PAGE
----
2) Immediately Notify A Former Guest That They Are No Longer Welcome – If someone who used to have permission to access your land is no longer welcome, give them notice, either orally or in writing, that they are no longer welcome on your property and if they attempt to access your property (other than to pay you and take their horse, if money is owed), you will call the sheriff.

3)  Include a Trespass Provision in Your Contracts – If you require people who access your land to sign contracts, include a provision in the contract that your land is private property and you reserve the right to deny them and their guests access if they breach the contract, even if their horse, tack, or other belongings remain on your property;

4)  Secure the Property – If you know a trespass is imminent, lock the gate or take other measures to prevent entry upon the land.  Call the sheriff or local police if you’re in the city limits and let them know a trespasser is trying to get onto your property.

If, despite these efforts, someone trespasses on your property, the best thing to do is to call the sheriff and let them handle the trespasser.  If for some reason you cannot have law enforcement intervene, Texas law (Section 9.41 of the Texas Penal Code) allows you to use "reasonable force" to protect your property.  Reasonable force includes any force that is not potentially lethal.  This would probably include physically blocking the trespasser’s entry onto the land and perhaps even showing the trespasser that you have a gun and are prepared to use it if warranted.  However, as discussed below, an actual discharge of a firearm, unless clearly not aimed anywhere towards the trespasser, may expose the land owner to unwanted scrutiny by law enforcement.

When is a landowner allowed to shoot at a trespasser?  According to Section 9.42 of the Texas Penal Code, a landowner can shoot at or use other deadly force against a trespasser if the landowner reasonably believes the land or property cannot be protected or recovered by any other means, or that the landowner himself would be exposed to substantial risk of death or serious bodily injury if the landowner does not use deadly force. A landowner can also shoot at or use other deadly force against a trespasser if the force is immediately necessary to prevent the trespasser’s imminent commission of arson, burglary, robbery, aggravated robbery, theft during the nighttime or criminal mischief during the nighttime; or to prevent the trespasser who is fleeing immediately after committing one of those acts from escaping with the property.  "Criminal mischief" includes "knowingly or intentionally damaging or destroying, tampering with or marking, inscribing slogans, drawing or painting on tangible property " of the property owner.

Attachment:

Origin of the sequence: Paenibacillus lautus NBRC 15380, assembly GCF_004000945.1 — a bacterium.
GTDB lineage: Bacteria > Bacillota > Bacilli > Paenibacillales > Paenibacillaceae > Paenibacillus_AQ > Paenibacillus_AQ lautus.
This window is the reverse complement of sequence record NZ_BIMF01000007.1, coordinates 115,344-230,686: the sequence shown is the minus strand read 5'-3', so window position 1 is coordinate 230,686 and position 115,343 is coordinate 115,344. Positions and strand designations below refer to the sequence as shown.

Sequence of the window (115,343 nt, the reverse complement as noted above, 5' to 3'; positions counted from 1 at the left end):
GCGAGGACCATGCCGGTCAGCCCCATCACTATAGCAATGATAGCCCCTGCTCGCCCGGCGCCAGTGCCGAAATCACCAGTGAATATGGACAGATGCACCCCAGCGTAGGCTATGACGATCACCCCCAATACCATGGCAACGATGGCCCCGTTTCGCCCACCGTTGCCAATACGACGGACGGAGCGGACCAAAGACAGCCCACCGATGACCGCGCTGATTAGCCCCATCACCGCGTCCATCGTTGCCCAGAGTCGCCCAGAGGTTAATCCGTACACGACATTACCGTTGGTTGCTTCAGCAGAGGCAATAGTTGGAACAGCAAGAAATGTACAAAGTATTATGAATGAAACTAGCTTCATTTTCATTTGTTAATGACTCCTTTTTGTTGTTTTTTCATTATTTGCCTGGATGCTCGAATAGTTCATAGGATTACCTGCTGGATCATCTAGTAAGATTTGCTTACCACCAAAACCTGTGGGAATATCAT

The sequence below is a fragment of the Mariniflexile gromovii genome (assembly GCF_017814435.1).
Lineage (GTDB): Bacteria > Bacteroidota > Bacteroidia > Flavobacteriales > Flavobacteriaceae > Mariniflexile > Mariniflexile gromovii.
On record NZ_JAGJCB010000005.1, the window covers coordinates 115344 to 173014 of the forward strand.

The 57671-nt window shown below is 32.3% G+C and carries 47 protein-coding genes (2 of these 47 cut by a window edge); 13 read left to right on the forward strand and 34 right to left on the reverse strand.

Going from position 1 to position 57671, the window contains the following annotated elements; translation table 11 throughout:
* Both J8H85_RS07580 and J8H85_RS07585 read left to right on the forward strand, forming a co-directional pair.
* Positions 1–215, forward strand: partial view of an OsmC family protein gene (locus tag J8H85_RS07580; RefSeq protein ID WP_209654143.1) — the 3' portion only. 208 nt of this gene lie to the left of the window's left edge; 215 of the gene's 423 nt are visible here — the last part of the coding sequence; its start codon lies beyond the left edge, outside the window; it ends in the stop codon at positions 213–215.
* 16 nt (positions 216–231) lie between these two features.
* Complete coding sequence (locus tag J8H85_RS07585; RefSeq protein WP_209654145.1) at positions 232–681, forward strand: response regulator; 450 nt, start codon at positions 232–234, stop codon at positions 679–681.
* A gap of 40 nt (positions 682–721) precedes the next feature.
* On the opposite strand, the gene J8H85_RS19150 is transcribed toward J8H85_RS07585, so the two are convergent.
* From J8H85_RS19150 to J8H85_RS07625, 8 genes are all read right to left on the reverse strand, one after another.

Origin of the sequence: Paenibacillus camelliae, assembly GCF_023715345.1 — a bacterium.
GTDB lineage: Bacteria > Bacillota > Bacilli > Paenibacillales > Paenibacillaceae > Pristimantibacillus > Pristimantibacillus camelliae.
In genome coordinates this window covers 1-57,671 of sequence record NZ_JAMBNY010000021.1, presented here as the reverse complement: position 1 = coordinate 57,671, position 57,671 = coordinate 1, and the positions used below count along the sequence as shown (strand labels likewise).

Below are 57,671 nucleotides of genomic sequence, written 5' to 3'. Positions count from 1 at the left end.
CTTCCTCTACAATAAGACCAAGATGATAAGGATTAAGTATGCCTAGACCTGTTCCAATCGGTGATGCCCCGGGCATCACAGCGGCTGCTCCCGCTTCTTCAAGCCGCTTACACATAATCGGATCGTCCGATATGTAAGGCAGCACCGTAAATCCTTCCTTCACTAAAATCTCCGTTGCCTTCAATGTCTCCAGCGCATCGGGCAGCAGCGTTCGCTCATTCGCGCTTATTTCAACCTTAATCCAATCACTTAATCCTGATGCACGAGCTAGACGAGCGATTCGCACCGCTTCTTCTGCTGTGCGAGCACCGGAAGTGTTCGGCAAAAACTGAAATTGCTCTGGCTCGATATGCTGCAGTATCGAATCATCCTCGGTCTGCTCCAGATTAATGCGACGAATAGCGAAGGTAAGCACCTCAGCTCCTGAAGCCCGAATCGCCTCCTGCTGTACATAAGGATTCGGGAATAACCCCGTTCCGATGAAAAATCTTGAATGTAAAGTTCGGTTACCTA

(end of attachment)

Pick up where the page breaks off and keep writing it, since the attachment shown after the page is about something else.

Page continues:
Using potentially dangerous measures to protect your property is not recommended in all cases, as it can expose a property owner to possible physical harm and also criminal prosecution if too much force is used.  However, property owners should be aware of, and exercise, their right to protect their property under the proper circumstances.